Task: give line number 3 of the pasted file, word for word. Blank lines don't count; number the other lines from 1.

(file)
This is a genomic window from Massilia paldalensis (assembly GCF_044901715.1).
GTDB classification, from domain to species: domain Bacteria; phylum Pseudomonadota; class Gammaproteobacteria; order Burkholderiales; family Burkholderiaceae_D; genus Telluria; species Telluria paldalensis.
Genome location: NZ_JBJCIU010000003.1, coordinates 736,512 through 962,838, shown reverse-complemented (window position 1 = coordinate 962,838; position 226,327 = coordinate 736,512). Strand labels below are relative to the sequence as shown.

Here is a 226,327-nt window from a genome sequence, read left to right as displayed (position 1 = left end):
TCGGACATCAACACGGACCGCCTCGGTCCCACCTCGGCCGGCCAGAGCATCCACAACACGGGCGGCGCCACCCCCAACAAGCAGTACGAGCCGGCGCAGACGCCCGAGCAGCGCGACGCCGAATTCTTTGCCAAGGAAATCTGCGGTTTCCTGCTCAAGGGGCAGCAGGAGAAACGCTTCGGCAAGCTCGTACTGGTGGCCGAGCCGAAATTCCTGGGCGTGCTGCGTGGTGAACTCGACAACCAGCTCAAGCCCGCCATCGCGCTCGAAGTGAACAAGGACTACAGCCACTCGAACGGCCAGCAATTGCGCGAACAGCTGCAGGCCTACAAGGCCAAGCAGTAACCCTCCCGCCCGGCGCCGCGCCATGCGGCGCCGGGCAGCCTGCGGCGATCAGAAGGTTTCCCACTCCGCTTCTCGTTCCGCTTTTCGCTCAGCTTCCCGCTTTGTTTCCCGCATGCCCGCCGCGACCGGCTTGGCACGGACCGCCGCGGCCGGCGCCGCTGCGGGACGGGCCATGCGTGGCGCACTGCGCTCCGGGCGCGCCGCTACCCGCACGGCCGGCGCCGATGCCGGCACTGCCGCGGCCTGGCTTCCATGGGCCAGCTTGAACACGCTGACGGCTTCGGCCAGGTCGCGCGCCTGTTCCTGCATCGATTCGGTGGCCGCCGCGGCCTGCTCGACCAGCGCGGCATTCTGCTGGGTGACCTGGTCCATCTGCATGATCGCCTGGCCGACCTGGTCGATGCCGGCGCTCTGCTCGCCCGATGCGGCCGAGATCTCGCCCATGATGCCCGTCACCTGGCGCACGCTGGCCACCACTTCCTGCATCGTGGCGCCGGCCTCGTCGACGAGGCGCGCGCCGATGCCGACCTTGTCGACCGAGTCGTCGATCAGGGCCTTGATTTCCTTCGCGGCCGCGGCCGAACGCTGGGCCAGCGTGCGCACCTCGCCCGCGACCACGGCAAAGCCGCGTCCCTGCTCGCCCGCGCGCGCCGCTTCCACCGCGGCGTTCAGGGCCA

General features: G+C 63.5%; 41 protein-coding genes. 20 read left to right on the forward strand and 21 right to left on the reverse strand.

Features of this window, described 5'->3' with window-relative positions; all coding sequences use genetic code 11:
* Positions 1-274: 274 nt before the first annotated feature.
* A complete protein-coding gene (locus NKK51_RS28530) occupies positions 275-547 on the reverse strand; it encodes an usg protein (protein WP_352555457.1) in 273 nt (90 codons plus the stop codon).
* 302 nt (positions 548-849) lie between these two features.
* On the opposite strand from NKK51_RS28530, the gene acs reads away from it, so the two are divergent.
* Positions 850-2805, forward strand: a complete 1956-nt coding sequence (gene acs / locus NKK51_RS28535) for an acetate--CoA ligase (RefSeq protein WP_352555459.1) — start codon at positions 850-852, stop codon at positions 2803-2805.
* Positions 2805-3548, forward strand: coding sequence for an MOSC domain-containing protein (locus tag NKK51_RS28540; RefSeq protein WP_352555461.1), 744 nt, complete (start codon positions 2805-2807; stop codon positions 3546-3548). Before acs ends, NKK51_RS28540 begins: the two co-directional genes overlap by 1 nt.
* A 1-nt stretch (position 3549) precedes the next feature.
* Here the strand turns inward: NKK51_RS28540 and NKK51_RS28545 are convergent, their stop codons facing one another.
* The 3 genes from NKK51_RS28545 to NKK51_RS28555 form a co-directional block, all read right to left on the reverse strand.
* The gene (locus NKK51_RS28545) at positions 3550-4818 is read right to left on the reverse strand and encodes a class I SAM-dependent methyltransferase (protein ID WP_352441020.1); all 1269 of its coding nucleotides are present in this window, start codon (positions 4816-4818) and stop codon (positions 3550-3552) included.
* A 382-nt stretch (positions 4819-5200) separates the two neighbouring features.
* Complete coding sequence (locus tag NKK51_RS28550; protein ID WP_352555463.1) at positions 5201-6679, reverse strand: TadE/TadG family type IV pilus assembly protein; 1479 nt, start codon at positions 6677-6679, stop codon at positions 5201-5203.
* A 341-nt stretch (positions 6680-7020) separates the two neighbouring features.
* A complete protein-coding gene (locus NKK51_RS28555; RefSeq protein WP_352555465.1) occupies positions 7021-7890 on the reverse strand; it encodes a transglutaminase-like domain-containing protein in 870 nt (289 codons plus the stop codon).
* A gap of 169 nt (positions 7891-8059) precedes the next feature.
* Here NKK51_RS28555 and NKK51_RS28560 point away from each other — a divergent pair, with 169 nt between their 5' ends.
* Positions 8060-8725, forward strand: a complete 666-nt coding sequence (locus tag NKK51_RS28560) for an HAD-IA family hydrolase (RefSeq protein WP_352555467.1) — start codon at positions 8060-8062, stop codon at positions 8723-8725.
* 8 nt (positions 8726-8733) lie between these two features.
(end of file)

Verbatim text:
Genome location: NZ_JBJCIU010000003.1, coordinates 736,512 through 962,838, shown reverse-complemented (window position 1 = coordinate 962,838; position 226,327 = coordinate 736,512). Strand labels below are relative to the sequence as shown.